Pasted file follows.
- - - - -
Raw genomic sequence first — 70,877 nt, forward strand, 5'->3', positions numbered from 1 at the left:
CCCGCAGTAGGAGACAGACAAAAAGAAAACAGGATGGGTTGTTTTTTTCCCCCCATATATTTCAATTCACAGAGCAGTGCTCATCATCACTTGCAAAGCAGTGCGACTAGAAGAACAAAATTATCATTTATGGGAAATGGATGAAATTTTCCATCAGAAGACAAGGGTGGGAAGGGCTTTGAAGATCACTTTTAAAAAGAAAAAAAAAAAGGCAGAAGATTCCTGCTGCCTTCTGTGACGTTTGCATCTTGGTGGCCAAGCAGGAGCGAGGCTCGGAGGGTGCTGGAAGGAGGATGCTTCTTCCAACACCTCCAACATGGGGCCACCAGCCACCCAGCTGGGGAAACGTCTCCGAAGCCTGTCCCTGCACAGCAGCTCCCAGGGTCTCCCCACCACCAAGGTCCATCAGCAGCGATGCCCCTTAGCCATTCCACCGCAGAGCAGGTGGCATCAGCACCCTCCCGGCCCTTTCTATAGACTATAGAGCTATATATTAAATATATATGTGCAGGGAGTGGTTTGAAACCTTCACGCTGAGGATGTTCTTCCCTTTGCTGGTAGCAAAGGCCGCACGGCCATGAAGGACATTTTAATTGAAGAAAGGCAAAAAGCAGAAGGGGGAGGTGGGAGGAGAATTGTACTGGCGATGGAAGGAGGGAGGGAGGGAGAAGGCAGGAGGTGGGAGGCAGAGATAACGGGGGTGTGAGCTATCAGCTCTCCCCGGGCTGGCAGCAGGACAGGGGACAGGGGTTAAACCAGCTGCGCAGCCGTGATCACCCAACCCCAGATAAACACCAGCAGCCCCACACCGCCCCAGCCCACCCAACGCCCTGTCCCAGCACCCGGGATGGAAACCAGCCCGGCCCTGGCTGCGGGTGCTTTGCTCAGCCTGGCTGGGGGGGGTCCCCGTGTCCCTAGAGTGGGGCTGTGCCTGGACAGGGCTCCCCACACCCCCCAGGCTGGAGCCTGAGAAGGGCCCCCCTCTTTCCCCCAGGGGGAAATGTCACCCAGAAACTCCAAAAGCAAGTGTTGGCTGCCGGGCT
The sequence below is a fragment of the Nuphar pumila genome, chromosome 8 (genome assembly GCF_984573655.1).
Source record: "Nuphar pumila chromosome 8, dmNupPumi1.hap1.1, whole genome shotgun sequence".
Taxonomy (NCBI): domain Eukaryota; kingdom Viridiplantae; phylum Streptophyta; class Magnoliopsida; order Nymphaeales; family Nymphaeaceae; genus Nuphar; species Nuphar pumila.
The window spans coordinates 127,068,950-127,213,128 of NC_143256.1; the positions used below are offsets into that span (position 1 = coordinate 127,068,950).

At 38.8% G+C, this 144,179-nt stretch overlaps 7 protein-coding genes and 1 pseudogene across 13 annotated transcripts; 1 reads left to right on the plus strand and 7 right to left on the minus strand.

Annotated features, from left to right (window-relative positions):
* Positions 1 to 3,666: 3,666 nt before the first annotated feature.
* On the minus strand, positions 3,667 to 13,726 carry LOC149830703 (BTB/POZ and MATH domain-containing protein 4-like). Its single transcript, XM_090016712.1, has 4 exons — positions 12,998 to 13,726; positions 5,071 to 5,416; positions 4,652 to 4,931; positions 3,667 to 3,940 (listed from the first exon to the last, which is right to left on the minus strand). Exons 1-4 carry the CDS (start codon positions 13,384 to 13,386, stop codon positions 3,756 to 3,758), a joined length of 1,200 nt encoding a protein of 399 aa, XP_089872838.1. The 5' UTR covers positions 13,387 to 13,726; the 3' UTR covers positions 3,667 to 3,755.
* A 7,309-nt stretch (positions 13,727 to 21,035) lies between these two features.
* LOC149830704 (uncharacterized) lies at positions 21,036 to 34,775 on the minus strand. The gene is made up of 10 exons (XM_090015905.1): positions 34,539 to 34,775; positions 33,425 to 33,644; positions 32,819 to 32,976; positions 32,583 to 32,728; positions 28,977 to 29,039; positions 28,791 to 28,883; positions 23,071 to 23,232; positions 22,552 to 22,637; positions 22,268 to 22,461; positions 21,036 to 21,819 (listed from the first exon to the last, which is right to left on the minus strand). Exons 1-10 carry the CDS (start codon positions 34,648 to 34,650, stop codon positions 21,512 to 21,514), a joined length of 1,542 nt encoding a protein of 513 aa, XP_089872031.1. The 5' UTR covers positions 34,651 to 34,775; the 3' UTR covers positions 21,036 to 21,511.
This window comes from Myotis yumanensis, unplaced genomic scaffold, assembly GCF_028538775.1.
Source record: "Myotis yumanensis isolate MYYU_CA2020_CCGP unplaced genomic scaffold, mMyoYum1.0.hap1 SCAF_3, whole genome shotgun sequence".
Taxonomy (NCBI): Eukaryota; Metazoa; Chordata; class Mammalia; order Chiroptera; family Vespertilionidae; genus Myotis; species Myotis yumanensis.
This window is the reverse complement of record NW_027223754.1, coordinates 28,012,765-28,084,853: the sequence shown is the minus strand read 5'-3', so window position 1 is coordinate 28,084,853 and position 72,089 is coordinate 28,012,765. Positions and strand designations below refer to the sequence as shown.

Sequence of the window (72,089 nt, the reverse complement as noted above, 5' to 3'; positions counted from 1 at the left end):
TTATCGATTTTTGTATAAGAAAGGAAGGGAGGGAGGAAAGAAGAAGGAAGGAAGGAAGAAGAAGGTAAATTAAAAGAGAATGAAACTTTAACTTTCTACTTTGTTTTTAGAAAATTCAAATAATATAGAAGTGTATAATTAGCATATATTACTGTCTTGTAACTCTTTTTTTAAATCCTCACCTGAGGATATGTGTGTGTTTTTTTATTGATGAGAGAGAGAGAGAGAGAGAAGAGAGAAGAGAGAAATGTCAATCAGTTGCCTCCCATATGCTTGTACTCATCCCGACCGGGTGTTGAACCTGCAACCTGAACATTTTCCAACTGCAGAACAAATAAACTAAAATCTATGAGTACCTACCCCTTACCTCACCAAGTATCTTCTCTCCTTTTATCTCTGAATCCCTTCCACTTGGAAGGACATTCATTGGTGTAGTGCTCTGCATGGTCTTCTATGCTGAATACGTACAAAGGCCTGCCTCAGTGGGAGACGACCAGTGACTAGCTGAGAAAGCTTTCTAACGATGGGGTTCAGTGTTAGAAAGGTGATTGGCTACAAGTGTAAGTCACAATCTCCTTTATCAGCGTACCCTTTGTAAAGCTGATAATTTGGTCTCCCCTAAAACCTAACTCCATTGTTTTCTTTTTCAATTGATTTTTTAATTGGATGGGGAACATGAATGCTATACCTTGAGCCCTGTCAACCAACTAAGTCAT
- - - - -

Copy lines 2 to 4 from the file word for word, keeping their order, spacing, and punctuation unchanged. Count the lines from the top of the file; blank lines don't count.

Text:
CCCGCAGTAGGAGACAGACAAAAAGAAAACAGGATGGGTTGTTTTTTTCCCCCCATATATTTCAATTCACAGAGCAGTGCTCATCATCACTTGCAAAGCAGTGCGACTAGAAGAACAAAATTATCATTTATGGGAAATGGATGAAATTTTCCATCAGAAGACAAGGGTGGGAAGGGCTTTGAAGATCACTTTTAAAAAGAAAAAAAAAAAGGCAGAAGATTCCTGCTGCCTTCTGTGACGTTTGCATCTTGGTGGCCAAGCAGGAGCGAGGCTCGGAGGGTGCTGGAAGGAGGATGCTTCTTCCAACACCTCCAACATGGGGCCACCAGCCACCCAGCTGGGGAAACGTCTCCGAAGCCTGTCCCTGCACAGCAGCTCCCAGGGTCTCCCCACCACCAAGGTCCATCAGCAGCGATGCCCCTTAGCCATTCCACCGCAGAGCAGGTGGCATCAGCACCCTCCCGGCCCTTTCTATAGACTATAGAGCTATATATTAAATATATATGTGCAGGGAGTGGTTTGAAACCTTCACGCTGAGGATGTTCTTCCCTTTGCTGGTAGCAAAGGCCGCACGGCCATGAAGGACATTTTAATTGAAGAAAGGCAAAAAGCAGAAGGGGGAGGTGGGAGGAGAATTGTACTGGCGATGGAAGGAGGGAGGGAGGGAGAAGGCAGGAGGTGGGAGGCAGAGATAACGGGGGTGTGAGCTATCAGCTCTCCCCGGGCTGGCAGCAGGACAGGGGACAGGGGTTAAACCAGCTGCGCAGCCGTGATCACCCAACCCCAGATAAACACCAGCAGCCCCACACCGCCCCAGCCCACCCAACGCCCTGTCCCAGCACCCGGGATGGAAACCAGCCCGGCCCTGGCTGCGGGTGCTTTGCTCAGCCTGGCTGGGGGGGGTCCCCGTGTCCCTAGAGTGGGGCTGTGCCTGGACAGGGCTCCCCACACCCCCCAGGCTGGAGCCTGAGAAGGGCCCCCCTCTTTCCCCCAGGGGGAAATGTCACCCAGAAACTCCAAAAGCAAGTGTTGGCTGCCGGGCT
The sequence below is a fragment of the Nuphar pumila genome, chromosome 8 (genome assembly GCF_984573655.1).
Source record: "Nuphar pumila chromosome 8, dmNupPumi1.hap1.1, whole genome shotgun sequence".